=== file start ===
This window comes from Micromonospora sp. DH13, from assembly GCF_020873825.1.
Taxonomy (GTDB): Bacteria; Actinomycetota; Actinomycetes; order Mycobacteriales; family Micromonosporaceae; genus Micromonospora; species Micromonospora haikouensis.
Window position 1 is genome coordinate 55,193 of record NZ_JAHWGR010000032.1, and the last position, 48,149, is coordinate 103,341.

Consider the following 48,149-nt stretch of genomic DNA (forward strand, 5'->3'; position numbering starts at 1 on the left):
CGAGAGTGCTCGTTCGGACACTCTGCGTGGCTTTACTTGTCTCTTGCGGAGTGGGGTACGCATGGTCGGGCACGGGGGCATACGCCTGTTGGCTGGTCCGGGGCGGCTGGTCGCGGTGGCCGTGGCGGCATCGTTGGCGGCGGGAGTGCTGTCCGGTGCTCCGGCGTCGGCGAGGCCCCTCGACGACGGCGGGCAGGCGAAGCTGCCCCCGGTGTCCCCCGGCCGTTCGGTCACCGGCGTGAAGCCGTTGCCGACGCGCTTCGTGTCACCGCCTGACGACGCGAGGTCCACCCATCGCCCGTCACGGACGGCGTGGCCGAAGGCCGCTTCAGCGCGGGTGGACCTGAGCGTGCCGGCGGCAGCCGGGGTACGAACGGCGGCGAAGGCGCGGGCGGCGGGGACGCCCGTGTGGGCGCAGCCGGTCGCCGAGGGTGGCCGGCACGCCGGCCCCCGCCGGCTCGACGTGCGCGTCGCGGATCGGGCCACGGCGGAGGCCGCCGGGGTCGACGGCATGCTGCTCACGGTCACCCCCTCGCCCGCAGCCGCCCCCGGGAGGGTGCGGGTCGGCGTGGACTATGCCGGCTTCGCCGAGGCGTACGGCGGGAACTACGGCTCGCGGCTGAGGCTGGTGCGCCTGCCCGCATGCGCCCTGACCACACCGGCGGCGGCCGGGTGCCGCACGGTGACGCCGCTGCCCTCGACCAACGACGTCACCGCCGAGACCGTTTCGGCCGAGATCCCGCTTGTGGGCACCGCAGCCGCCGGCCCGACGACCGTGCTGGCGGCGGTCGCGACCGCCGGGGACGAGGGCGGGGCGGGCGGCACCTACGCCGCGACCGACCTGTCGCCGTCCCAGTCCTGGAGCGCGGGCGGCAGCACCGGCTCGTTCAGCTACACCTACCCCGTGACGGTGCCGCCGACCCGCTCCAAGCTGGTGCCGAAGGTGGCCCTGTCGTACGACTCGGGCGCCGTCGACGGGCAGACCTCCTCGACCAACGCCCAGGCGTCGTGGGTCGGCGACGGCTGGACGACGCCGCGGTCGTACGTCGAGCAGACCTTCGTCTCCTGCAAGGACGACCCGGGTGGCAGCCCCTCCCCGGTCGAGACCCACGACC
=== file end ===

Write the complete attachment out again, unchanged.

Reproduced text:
This window comes from Micromonospora sp. DH13, from assembly GCF_020873825.1.
Taxonomy (GTDB): Bacteria; Actinomycetota; Actinomycetes; order Mycobacteriales; family Micromonosporaceae; genus Micromonospora; species Micromonospora haikouensis.
Window position 1 is genome coordinate 55,193 of record NZ_JAHWGR010000032.1, and the last position, 48,149, is coordinate 103,341.

Consider the following 48,149-nt stretch of genomic DNA (forward strand, 5'->3'; position numbering starts at 1 on the left):
CGAGAGTGCTCGTTCGGACACTCTGCGTGGCTTTACTTGTCTCTTGCGGAGTGGGGTACGCATGGTCGGGCACGGGGGCATACGCCTGTTGGCTGGTCCGGGGCGGCTGGTCGCGGTGGCCGTGGCGGCATCGTTGGCGGCGGGAGTGCTGTCCGGTGCTCCGGCGTCGGCGAGGCCCCTCGACGACGGCGGGCAGGCGAAGCTGCCCCCGGTGTCCCCCGGCCGTTCGGTCACCGGCGTGAAGCCGTTGCCGACGCGCTTCGTGTCACCGCCTGACGACGCGAGGTCCACCCATCGCCCGTCACGGACGGCGTGGCCGAAGGCCGCTTCAGCGCGGGTGGACCTGAGCGTGCCGGCGGCAGCCGGGGTACGAACGGCGGCGAAGGCGCGGGCGGCGGGGACGCCCGTGTGGGCGCAGCCGGTCGCCGAGGGTGGCCGGCACGCCGGCCCCCGCCGGCTCGACGTGCGCGTCGCGGATCGGGCCACGGCGGAGGCCGCCGGGGTCGACGGCATGCTGCTCACGGTCACCCCCTCGCCCGCAGCCGCCCCCGGGAGGGTGCGGGTCGGCGTGGACTATGCCGGCTTCGCCGAGGCGTACGGCGGGAACTACGGCTCGCGGCTGAGGCTGGTGCGCCTGCCCGCATGCGCCCTGACCACACCGGCGGCGGCCGGGTGCCGCACGGTGACGCCGCTGCCCTCGACCAACGACGTCACCGCCGAGACCGTTTCGGCCGAGATCCCGCTTGTGGGCACCGCAGCCGCCGGCCCGACGACCGTGCTGGCGGCGGTCGCGACCGCCGGGGACGAGGGCGGGGCGGGCGGCACCTACGCCGCGACCGACCTGTCGCCGTCCCAGTCCTGGAGCGCGGGCGGCAGCACCGGCTCGTTCAGCTACACCTACCCCGTGACGGTGCCGCCGACCCGCTCCAAGCTGGTGCCGAAGGTGGCCCTGTCGTACGACTCGGGCGCCGTCGACGGGCAGACCTCCTCGACCAACGCCCAGGCGTCGTGGGTCGGCGACGGCTGGACGACGCCGCGGTCGTACGTCGAGCAGACCTTCGTCTCCTGCAAGGACGACCCGGGTGGCAGCCCCTCCCCGGTCGAGACCCACGACC